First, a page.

In April 2018, MfE and Stats NZ published the Our land 2018 report, which is a comprehensive assessment of how human activity is affecting the state of New Zealand’s land to date. The report identified two main pressures facing highly productive land on the edge of towns and cities:
- expansion of urban areas, and the accompanying loss of productive land; and
- change of land-use on the fringes of urban areas, in particular the increase in lifestyle blocks.In response, the Government has proposed the National Policy Statement – Highly Productive Land (NPS-HPL) to prevent the loss of productive land and promote its sustainable management.
The overall purpose of the proposed NPS-HPL is to improve the way highly- productive land is managed under the Resource Management Act 1991 (RMA) to:
- recognise the full range of values and benefits associated with its use for primary production
- maintain its availability for primary production for future generations
• protect it from inappropriate subdivision, use, and development.
Alongside this, the Action for Healthy Waterways Summary document, which is an ‘at a glance’ summary of the discussion document informing amendments to the National Policy Statement for Freshwater Management (NPS-FM), reports urgent action is required to improve water quality. In summary the amendments to the NPS- FM are seeking:
• better management of stormwater and wastewater
• no further loss of wetlands and streams
• tighter controls to prevent sediment loss from earthworks and urban development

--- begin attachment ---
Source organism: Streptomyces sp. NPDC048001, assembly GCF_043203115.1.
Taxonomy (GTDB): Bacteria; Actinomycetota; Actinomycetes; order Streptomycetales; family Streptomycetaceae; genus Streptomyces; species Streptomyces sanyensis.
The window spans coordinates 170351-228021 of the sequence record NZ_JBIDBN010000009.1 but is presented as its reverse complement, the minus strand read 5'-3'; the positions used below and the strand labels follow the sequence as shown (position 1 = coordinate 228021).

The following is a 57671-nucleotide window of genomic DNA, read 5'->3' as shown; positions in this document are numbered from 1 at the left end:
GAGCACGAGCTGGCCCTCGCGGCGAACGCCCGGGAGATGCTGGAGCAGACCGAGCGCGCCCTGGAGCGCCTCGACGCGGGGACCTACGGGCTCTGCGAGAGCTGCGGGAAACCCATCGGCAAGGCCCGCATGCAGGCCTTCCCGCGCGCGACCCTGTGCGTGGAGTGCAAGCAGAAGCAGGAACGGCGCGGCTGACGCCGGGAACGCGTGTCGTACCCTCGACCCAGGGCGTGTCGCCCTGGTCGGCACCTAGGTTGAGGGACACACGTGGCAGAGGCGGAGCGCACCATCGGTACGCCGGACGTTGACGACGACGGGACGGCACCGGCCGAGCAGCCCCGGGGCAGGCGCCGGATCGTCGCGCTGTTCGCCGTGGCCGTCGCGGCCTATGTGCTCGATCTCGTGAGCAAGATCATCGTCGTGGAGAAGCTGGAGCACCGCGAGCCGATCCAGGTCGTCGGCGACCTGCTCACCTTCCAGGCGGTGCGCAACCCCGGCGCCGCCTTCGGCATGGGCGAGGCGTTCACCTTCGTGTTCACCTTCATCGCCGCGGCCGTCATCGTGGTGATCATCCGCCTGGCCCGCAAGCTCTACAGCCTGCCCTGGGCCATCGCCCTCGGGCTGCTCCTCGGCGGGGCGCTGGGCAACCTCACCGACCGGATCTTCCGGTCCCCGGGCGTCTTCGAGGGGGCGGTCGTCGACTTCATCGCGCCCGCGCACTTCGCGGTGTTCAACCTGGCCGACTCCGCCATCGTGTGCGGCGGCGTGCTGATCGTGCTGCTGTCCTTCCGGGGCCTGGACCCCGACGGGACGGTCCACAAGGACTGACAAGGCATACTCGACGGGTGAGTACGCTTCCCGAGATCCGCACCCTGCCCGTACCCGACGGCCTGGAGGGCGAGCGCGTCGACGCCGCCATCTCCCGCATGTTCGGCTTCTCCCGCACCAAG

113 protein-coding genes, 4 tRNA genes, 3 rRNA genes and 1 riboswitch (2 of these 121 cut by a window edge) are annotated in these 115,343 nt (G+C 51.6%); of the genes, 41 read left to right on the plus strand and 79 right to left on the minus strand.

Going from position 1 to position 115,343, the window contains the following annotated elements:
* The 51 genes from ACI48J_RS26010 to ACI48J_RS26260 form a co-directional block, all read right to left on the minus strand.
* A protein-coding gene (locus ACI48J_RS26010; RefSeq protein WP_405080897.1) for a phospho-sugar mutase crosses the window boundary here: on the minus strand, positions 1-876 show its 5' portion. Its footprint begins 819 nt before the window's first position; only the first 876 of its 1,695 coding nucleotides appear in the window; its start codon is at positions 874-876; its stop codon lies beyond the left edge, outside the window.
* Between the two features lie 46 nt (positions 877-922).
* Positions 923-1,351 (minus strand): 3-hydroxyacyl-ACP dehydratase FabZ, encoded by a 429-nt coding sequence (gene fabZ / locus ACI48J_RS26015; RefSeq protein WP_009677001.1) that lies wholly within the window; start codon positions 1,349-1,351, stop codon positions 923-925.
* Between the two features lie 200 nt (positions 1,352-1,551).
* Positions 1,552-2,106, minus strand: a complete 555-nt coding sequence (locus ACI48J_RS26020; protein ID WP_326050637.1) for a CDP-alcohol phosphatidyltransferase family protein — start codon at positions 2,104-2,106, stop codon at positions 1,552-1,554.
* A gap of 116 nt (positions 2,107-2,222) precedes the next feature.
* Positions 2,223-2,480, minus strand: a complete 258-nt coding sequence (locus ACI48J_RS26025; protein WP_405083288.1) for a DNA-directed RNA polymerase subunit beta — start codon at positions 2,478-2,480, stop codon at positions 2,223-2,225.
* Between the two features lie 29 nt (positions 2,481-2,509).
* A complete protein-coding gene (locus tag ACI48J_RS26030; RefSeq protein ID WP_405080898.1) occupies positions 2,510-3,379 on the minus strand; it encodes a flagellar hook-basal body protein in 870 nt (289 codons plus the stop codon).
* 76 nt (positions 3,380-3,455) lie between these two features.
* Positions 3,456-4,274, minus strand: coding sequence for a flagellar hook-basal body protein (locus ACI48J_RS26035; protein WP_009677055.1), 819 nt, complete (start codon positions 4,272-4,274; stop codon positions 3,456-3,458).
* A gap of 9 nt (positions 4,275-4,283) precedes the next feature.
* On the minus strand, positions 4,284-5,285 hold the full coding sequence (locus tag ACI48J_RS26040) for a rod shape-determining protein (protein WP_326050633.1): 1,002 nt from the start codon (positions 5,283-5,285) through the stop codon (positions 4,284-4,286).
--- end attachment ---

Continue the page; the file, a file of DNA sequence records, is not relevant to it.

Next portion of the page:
• farmers and growers understanding and managing environmental risks and following good practice
• new standards and limits on some farming activities in some regions or catchments.
The Government is also continuing work in other areas of freshwater, including allocation of allowances to discharge nutrients, institutional/ oversight arrangements for the freshwater management system, and addressing Māori rights and interests in freshwater.
It is a busy time for both the rural and urban environments. On one hand the NPS-HPL is all about preserving production potential, but on the other hand primary producers feel that the combined effect of increased restriction and considerable changes to operating procedures arising from freshwater reforms, exacerbated by short timeframes, is limiting the potential and certainty of the primary sector.
Issues associated with urban environments are ALSO facing similar ironies. On one hand, communities want to see rapid improvements in water quality, but are apprehensive around changes to stormwater discharge requirements and increased rates to invest in improved infrastructure.
Here in Hawke’s Bay we’re in the thick of it, we’ve got all the issues at our back door about to be played out during the next term of Council.
There will be debates around competing interests, timeframes and what should be invested in, and our Councillors and Councils will need to grapple with changes at both the local and national level and how national policies and local outcomes can be aligned to achieve the sought of place we want to live, work and play in.
A national direction and framework is important in managing complex issues, however the question will be how much we can plan for our own communities and how free we will be to develop our own methods and approaches taking into account the very realistic needs and constraints of the different sectors of our community.
The first test will come with the Hawke’s Bay Regional Council TANK Plan Change, which will introduce new management regimes and requirements affecting landuse, the use off freshwater and discharge activities in the Tutaekuri, Ahuriri Ngaruroro and Karamu catchments. This has been 7 years in the making already, so it’s going to be very interesting to see how things play out in what is arguably a far more sensitive and demanding environment now.